NEW YORK (CNN/Money) -
U.S. stock markets gained Friday, supported by Intel's strong forecast, a continued drop in oil prices and a stellar May payrolls report.
The Nasdaq composite (up 18.36 to 1978.62, Charts) gained close to 1 percent, the Dow Jones industrial average (up 46.91 to 10242.82, Charts) gained 0.45 percent and the Standard & Poor's 500 (up 5.86 to 1122.50, Charts) index gained around 0.5 percent. All three closed off their highs of the session, hit in early afternoon.
Gains on the session were broad based, with 24 out of 30 Dow issues closing higher. Treasurys tumbled, with investors more interested in equities than fixed income. The dollar tumbled, too.
Markets were closed Monday for the Memorial Day holiday. For the four-day week, the Dow gained 0.5 percent, the S&P 500 gained just over 0.1 percent, both closing higher for the second week in a row. For the week, the Nasdaq lost 0.4 percent.
Next week brings little in the way of earnings or economic news, and plenty in the way of Fed speakers, which means issues of inflation and the economic recovery will continue to control stock action.
On Tuesday, Fed chairman Alan Greenspan speaks at the International Monetary Conference and on Thursday at his Senate nomination hearing. Other highlights of next week include the May producer price index, due Friday, and the first read on June consumer sentiment from the University of Michigan, also due Friday.
"I think that next week, and in fact for the next few weeks, the markets are likely to remain in a trading range, with many of the same issues still in place," said Michael Sheldon, chief market strategist at Spencer Clarke.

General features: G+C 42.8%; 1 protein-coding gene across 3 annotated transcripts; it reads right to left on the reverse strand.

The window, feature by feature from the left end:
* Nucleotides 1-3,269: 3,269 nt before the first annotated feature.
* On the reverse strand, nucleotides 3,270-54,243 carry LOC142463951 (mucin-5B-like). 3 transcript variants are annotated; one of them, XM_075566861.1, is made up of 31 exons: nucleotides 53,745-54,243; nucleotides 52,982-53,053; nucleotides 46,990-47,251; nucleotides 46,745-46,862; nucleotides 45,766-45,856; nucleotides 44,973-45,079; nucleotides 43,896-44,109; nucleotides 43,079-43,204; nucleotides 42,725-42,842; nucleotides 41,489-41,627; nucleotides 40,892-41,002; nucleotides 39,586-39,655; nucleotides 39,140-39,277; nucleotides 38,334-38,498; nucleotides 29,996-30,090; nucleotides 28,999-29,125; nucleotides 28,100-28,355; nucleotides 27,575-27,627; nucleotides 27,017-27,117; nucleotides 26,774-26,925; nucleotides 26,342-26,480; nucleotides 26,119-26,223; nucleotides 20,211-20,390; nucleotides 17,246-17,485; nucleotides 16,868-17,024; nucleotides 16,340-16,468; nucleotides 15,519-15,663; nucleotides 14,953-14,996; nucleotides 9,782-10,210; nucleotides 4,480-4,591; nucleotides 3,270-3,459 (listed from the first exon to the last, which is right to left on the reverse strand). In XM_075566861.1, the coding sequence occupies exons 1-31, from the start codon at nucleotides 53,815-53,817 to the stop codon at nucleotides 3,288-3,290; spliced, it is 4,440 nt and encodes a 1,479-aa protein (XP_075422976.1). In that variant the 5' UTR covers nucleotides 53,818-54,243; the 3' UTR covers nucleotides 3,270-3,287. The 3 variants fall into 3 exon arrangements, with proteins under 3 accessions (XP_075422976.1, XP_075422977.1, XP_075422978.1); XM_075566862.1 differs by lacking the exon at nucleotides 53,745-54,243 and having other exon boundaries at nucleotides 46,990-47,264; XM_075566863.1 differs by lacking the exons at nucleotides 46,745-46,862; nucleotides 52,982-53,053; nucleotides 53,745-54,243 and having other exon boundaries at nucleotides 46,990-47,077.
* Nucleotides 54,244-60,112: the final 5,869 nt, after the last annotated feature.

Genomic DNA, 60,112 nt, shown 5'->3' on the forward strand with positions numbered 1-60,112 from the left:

He says that for the market to put in a significant trading bottom, there needs to be a pronounced decline in energy prices, and the country needs to get through the summer without a terrorist attack in the United States. On a technical basis, the market needs to break through what has been 'higher highs' and 'lower lows.'
Stocks have had a tough week, with the major indexes being jerked back and forth as investors reacted to stubbornly high oil prices and showed caution ahead of Friday's jobs report.
But the jobs report impressed, and combined with Intel, offered up a strong Friday for stocks.
Employers added a robust 248,000 jobs to their payrolls in May, the government said, versus an upwardly revised 346,000 in April. Economists surveyed by Briefing.com were expecting a gain of 225,000. The unemployment rate held steady at 5.6 percent.
The March numbers were also upwardly revised. All in all, 947,000 jobs were created between March and the end of May, confirming that the labor market is firmly back on track.
"This shows we're in a full-blown recovery and I think you're going to see even stronger gross domestic product growth in the second half, all of which bodes well for stocks in general," said Gary Wolfer, senior portfolio manager at Univest Wealth Management and Trust.